When you communicate, somewhere, somehow you reach a decision that you need to say something. Getting to that decision is where questions - to yourself - provide enormous benefit.
Learn to ask yourself the fundamental question: "What do I want?"
This simple act is a tool for achievement, happiness, and direction in life. And it's not selfish to ask yourself this. Unless it's the only question you ask...
You have a reason for saying something, what is it? Do you want to learn, flatter someone, console someone, teach something, make people laugh, get a refund, avoid a conflict, or simply pass the time getting to know someone? What do you want?
Know why you are communicating, so you're better at answering the question of "How should I communicate this?" Write it, whisper it, send flowers, yell, grovel, or hold your tongue? How depends on what and why. Which you won't know, if you haven't asked!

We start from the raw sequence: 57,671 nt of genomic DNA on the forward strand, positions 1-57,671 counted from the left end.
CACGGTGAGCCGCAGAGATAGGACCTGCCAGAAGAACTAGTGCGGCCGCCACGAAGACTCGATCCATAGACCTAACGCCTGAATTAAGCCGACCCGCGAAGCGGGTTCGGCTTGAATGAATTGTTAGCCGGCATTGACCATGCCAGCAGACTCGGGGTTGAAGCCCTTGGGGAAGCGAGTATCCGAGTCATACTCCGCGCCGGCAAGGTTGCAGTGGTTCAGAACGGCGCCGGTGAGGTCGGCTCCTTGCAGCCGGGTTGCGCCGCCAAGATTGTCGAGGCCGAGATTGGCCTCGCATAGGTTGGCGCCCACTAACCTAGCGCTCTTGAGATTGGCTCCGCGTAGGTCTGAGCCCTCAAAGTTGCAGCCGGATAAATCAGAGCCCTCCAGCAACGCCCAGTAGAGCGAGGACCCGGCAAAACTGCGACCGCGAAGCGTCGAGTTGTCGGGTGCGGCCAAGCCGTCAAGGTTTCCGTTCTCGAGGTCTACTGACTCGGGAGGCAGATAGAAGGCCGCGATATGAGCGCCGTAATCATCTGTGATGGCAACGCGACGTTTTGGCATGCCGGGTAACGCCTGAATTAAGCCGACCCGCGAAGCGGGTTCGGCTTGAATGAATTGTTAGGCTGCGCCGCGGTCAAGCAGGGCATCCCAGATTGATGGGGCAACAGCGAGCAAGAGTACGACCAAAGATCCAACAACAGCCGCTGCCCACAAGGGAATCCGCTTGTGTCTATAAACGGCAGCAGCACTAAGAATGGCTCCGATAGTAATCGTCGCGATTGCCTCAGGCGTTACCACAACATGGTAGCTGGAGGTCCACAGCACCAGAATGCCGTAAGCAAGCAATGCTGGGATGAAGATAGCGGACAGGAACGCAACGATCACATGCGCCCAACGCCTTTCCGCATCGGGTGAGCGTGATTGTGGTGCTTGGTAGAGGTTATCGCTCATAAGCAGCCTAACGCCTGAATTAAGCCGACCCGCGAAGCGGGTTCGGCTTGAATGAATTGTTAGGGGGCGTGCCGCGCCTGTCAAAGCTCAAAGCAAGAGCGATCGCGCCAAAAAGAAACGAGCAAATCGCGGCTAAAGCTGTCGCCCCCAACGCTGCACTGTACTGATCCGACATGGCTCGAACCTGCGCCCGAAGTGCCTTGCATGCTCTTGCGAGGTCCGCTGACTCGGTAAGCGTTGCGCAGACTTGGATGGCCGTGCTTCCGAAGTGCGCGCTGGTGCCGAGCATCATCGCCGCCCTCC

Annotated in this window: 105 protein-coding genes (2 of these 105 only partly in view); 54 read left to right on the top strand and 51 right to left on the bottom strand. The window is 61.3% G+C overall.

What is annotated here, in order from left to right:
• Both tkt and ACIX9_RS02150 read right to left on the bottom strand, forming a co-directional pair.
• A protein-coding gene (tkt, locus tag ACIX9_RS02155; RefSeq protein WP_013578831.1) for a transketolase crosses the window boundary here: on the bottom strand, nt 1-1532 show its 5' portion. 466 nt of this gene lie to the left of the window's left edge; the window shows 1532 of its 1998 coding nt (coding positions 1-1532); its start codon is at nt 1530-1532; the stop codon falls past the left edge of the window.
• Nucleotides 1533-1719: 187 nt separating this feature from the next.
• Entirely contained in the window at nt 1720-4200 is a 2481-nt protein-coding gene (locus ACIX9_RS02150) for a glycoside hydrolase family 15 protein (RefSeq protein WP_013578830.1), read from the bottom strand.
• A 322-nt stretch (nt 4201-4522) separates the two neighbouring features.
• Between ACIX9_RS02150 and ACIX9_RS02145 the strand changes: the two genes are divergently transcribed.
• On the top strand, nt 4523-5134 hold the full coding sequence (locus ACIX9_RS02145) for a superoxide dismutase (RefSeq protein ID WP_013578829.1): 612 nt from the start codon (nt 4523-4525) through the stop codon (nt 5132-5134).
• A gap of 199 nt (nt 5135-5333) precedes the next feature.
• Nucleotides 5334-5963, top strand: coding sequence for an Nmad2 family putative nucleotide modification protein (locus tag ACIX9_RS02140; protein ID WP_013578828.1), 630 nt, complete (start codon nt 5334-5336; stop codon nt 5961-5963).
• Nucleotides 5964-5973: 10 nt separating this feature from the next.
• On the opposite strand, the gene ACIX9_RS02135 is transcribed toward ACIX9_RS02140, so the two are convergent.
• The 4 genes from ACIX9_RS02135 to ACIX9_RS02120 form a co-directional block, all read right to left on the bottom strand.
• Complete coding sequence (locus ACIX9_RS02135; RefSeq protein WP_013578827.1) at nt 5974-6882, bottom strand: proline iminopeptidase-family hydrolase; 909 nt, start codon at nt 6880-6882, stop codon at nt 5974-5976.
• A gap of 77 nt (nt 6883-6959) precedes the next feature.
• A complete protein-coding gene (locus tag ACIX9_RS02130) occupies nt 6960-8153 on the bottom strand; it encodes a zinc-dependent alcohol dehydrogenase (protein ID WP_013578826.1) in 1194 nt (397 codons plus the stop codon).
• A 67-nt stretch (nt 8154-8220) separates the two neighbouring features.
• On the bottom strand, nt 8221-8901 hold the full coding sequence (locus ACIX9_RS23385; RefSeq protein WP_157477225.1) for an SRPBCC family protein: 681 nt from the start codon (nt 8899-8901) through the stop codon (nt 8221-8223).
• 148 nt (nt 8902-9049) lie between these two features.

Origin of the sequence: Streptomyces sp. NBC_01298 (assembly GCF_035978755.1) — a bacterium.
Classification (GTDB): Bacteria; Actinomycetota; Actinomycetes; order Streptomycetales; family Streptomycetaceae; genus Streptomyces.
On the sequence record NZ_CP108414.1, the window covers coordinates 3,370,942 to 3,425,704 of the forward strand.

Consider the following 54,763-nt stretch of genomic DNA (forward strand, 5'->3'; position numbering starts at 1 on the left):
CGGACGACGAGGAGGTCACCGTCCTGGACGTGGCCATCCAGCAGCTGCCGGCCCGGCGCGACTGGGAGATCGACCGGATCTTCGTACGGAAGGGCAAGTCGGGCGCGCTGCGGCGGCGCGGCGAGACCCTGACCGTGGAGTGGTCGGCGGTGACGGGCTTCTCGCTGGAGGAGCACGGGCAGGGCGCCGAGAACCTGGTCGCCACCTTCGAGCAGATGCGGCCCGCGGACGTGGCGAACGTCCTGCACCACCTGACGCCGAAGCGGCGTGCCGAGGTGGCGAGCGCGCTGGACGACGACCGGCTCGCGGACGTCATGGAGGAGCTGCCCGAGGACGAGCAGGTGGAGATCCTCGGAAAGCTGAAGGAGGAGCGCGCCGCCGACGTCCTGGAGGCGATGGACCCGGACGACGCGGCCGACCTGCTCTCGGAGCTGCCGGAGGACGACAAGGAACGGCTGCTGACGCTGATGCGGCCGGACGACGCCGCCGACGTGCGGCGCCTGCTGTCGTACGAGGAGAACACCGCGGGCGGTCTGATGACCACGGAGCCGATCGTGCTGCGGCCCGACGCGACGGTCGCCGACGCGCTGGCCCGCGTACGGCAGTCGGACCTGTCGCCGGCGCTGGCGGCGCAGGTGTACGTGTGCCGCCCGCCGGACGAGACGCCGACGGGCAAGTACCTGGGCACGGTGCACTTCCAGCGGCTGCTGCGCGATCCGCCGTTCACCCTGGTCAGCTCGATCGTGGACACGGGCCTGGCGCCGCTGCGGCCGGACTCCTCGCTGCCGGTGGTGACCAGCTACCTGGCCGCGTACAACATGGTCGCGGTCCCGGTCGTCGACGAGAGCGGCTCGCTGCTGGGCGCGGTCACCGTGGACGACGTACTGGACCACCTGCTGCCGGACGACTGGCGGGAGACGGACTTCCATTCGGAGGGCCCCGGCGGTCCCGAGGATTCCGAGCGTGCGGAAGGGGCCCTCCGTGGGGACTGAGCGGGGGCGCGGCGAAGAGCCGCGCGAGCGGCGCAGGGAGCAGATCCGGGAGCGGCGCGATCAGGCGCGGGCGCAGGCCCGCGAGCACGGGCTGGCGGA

One of the biggest advantages to writing over speaking is that it forces you to ask these questions. I knew that I wanted to share how important asking yourself questions can be. The tone and organization of this little monograph flowed from that answer. Once you've given this much conscious thought to what you want to communicate, you have fixed in your mind a goal and direction.
Moving that mind-set over to speaking is no easy task. If you don't already have a habit of asking yourself the "What do I want?" question regularly, well, it's an acquired taste. My brain seems wired to ask "how" questions and not the "what" and "why" types. In every arena of life, questions are more and more valuable and worth the time invested in making them work for you.
- What do I want?
- What do I want to say?
- How do I want to say it?